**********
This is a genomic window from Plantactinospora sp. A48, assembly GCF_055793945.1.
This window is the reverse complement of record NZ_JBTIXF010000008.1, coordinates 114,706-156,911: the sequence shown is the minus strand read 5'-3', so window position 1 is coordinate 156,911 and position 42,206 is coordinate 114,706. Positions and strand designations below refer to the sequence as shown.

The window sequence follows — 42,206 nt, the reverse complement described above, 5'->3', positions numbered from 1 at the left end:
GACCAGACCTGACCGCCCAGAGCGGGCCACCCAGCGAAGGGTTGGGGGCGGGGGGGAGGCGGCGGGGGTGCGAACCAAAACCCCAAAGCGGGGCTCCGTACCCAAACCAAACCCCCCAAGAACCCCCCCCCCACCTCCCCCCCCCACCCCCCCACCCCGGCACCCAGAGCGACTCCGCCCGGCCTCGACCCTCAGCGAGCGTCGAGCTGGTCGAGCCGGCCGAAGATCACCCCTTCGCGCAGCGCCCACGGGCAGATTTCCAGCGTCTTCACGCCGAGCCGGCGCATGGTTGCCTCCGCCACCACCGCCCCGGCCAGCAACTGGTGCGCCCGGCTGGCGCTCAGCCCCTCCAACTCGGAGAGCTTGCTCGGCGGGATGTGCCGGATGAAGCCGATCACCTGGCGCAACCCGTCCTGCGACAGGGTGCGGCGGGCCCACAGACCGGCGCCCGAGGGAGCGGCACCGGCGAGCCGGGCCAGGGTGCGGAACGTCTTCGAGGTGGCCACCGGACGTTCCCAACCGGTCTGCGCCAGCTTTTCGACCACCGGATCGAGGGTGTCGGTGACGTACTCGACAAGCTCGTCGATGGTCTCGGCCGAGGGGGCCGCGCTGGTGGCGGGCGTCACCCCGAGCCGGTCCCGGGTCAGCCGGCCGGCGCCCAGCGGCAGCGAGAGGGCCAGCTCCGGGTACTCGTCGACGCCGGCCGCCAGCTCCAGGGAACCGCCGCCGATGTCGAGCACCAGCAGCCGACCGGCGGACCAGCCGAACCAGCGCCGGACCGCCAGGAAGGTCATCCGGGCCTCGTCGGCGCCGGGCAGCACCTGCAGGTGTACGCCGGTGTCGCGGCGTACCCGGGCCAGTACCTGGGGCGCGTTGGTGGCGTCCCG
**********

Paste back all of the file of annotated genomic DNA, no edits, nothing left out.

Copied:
This is a genomic window from Plantactinospora sp. A48, assembly GCF_055793945.1.
This window is the reverse complement of record NZ_JBTIXF010000008.1, coordinates 114,706-156,911: the sequence shown is the minus strand read 5'-3', so window position 1 is coordinate 156,911 and position 42,206 is coordinate 114,706. Positions and strand designations below refer to the sequence as shown.

The window sequence follows — 42,206 nt, the reverse complement described above, 5'->3', positions numbered from 1 at the left end:
GACCAGACCTGACCGCCCAGAGCGGGCCACCCAGCGAAGGGTTGGGGGCGGGGGGGAGGCGGCGGGGGTGCGAACCAAAACCCCAAAGCGGGGCTCCGTACCCAAACCAAACCCCCCAAGAACCCCCCCCCCACCTCCCCCCCCCACCCCCCCACCCCGGCACCCAGAGCGACTCCGCCCGGCCTCGACCCTCAGCGAGCGTCGAGCTGGTCGAGCCGGCCGAAGATCACCCCTTCGCGCAGCGCCCACGGGCAGATTTCCAGCGTCTTCACGCCGAGCCGGCGCATGGTTGCCTCCGCCACCACCGCCCCGGCCAGCAACTGGTGCGCCCGGCTGGCGCTCAGCCCCTCCAACTCGGAGAGCTTGCTCGGCGGGATGTGCCGGATGAAGCCGATCACCTGGCGCAACCCGTCCTGCGACAGGGTGCGGCGGGCCCACAGACCGGCGCCCGAGGGAGCGGCACCGGCGAGCCGGGCCAGGGTGCGGAACGTCTTCGAGGTGGCCACCGGACGTTCCCAACCGGTCTGCGCCAGCTTTTCGACCACCGGATCGAGGGTGTCGGTGACGTACTCGACAAGCTCGTCGATGGTCTCGGCCGAGGGGGCCGCGCTGGTGGCGGGCGTCACCCCGAGCCGGTCCCGGGTCAGCCGGCCGGCGCCCAGCGGCAGCGAGAGGGCCAGCTCCGGGTACTCGTCGACGCCGGCCGCCAGCTCCAGGGAACCGCCGCCGATGTCGAGCACCAGCAGCCGACCGGCGGACCAGCCGAACCAGCGCCGGACCGCCAGGAAGGTCATCCGGGCCTCGTCGGCGCCGGGCAGCACCTGCAGGTGTACGCCGGTGTCGCGGCGTACCCGGGCCAGTACCTGGGGCGCGTTGGTGGCGTCCCG